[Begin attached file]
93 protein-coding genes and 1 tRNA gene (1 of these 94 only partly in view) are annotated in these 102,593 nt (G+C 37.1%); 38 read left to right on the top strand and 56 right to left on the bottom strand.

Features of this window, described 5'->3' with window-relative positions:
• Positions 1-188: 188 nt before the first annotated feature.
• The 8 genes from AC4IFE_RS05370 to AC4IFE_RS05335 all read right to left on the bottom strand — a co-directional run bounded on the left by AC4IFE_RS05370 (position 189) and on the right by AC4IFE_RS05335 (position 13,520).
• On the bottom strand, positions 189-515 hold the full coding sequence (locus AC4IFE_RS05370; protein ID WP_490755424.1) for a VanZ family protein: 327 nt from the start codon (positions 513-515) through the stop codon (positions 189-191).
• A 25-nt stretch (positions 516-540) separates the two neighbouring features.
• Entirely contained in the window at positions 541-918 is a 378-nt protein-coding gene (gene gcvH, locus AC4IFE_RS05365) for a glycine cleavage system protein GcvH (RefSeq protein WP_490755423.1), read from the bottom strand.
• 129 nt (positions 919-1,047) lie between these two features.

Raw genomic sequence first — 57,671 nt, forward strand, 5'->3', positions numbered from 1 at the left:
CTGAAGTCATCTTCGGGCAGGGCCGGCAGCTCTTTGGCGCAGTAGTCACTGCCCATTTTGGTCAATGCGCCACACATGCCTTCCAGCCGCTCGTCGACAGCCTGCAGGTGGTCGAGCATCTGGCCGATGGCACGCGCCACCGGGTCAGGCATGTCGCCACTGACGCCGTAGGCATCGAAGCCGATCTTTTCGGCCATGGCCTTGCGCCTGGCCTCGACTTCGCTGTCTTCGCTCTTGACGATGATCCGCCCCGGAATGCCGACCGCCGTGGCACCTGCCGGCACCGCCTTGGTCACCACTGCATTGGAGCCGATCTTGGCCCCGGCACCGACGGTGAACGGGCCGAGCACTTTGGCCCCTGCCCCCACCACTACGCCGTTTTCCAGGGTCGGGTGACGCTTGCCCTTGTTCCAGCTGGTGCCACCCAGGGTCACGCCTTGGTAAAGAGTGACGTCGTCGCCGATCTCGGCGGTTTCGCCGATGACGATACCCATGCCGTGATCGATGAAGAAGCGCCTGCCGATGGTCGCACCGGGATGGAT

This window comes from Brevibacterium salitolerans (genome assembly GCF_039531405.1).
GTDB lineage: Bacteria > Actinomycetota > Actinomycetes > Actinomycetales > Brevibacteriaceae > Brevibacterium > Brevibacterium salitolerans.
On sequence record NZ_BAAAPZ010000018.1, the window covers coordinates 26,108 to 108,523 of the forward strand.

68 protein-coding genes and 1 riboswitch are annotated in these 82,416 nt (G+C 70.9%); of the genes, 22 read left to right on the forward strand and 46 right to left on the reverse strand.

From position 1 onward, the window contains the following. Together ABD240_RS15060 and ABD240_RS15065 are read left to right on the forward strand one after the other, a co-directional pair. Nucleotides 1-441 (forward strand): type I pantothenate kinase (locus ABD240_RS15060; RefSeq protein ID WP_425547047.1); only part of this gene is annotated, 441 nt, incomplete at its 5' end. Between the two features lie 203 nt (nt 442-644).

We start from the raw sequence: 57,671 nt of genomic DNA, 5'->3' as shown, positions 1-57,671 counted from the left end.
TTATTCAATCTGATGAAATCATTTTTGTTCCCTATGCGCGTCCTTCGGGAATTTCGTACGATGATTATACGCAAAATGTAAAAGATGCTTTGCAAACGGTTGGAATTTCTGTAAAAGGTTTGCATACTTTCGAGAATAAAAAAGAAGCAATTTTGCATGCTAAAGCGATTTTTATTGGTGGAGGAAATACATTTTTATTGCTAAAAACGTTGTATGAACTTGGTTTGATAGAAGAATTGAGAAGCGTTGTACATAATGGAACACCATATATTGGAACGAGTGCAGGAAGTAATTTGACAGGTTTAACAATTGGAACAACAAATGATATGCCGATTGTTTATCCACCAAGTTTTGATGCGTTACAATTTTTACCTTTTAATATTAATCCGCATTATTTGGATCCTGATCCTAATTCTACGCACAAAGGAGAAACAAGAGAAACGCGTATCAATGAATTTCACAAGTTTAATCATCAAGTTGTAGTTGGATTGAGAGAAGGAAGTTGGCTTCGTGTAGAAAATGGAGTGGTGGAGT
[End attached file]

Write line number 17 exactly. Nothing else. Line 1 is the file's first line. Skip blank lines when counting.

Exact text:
TTATTCAATCTGATGAAATCATTTTTGTTCCCTATGCGCGTCCTTCGGGAATTTCGTACGATGATTATACGCAAAATGTAAAAGATGCTTTGCAAACGGTTGGAATTTCTGTAAAAGGTTTGCATACTTTCGAGAATAAAAAAGAAGCAATTTTGCATGCTAAAGCGATTTTTATTGGTGGAGGAAATACATTTTTATTGCTAAAAACGTTGTATGAACTTGGTTTGATAGAAGAATTGAGAAGCGTTGTACATAATGGAACACCATATATTGGAACGAGTGCAGGAAGTAATTTGACAGGTTTAACAATTGGAACAACAAATGATATGCCGATTGTTTATCCACCAAGTTTTGATGCGTTACAATTTTTACCTTTTAATATTAATCCGCATTATTTGGATCCTGATCCTAATTCTACGCACAAAGGAGAAACAAGAGAAACGCGTATCAATGAATTTCACAAGTTTAATCATCAAGTTGTAGTTGGATTGAGAGAAGGAAGTTGGCTTCGTGTAGAAAATGGAGTGGTGGAGT